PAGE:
Source: ABC News: 25 Feb 2012
The governor of the Reserve Bank says the Australian banking sector is not too profitable.
Appearing before the House of Representatives Standing Committee on Economics, RBA governor Glenn Stevens said that if he had to choose between unprofitable and profitable banks he would chose the latter.
"You only have to look at the dimension of the banking problems in Europe to see we don't want banks that can't earn a good return," Mr Stevens said.
"Are they too profitable? Our assessment is if you look at the rates of return on equity at our banks over a lengthy period of time they're actually broadly in line with the listed company sector in general."
The big four banks have recently come under scrutiny for raising their variable mortgage rates outside the Reserve Bank's official cycle while at the same time posting record profits.
The banks have blamed weak lending growth and rising funding costs for their rate rises as the eurozone's sovereign debt problems slow economic growth around the world.
Mr Stevens said he was not surprised by the move, and confirmed that those funding costs had increased.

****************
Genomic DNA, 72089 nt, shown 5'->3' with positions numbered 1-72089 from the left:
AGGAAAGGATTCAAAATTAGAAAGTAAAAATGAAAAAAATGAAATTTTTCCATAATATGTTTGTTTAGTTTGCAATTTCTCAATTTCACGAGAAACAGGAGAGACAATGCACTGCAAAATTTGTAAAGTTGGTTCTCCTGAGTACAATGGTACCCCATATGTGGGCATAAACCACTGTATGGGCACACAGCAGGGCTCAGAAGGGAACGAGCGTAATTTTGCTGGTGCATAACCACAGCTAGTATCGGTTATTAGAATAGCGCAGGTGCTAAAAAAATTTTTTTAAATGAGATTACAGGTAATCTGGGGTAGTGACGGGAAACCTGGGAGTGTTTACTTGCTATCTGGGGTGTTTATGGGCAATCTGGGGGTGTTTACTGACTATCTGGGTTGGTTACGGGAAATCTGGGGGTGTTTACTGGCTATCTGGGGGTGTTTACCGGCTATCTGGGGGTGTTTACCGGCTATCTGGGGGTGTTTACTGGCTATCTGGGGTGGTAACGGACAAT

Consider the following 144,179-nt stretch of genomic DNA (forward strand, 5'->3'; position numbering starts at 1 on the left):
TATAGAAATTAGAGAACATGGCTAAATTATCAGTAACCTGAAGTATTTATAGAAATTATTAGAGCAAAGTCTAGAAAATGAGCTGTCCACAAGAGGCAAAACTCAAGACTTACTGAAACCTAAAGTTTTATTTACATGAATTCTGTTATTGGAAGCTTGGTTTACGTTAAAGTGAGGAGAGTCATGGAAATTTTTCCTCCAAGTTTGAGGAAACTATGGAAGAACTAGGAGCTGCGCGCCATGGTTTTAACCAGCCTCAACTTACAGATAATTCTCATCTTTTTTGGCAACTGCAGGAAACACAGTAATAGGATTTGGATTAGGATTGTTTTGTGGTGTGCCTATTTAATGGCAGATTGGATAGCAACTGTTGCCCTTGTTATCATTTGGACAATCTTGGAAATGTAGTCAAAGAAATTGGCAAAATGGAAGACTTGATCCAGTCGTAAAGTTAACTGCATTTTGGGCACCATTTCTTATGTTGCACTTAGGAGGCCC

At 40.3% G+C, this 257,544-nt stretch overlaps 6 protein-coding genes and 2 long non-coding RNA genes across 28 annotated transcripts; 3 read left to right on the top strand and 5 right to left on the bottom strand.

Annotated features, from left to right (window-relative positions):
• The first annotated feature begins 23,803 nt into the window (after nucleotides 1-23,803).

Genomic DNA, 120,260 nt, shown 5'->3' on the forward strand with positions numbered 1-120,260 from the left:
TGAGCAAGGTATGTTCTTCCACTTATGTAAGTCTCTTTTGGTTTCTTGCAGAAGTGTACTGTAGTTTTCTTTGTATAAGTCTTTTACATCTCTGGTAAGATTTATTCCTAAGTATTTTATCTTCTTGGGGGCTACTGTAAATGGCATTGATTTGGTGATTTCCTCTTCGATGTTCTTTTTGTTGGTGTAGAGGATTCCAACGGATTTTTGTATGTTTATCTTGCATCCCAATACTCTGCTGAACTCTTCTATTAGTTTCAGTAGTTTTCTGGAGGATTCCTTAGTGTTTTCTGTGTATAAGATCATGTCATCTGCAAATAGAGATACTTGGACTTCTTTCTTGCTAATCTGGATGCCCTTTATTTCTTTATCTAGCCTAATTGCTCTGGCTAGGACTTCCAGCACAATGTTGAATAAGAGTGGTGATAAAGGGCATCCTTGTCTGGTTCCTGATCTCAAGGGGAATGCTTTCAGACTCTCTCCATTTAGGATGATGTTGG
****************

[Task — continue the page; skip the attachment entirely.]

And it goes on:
"When people say those costs have risen that is true," he said.
"I'm not here to defend the banks - they can defend themselves - but most businesses seek to reflect their costs in the prices of their products if they can, and that industry is no different."
Mr Stevens also told the committee he was comfortable with the current level of interest rates because he did not believe banks would pass on the central bank's December rate cut in full as they eventually did.
"We can't make a precise forecast about these things but I had anticipated that that might not be the case, but it turned out it was ... but overall I think where we're sitting now is about where we should be," he said.
But the Reserve Bank was not planning to intervene in currency markets, he said, as the manufacturing and export sectors come under pressure from the historically high Australian dollar.
Thousands of jobs have been slashed in those industries, but Mr Stevens did not believe intervention would be effective at this stage.
He said Australia's natural resources and its proximity to Asia were behind the currency's strong rise.
"I'm not saying we'd never do it, but we have not done so to-date," Mr Stevens said.
"We do continue to ask ourselves whether what's happening in the currency markets makes sense.
"The most recent bout of strength is happening at a time when the terms of trade have actually peaked and started to come down. That is a bit odd, but we'll see what happens."
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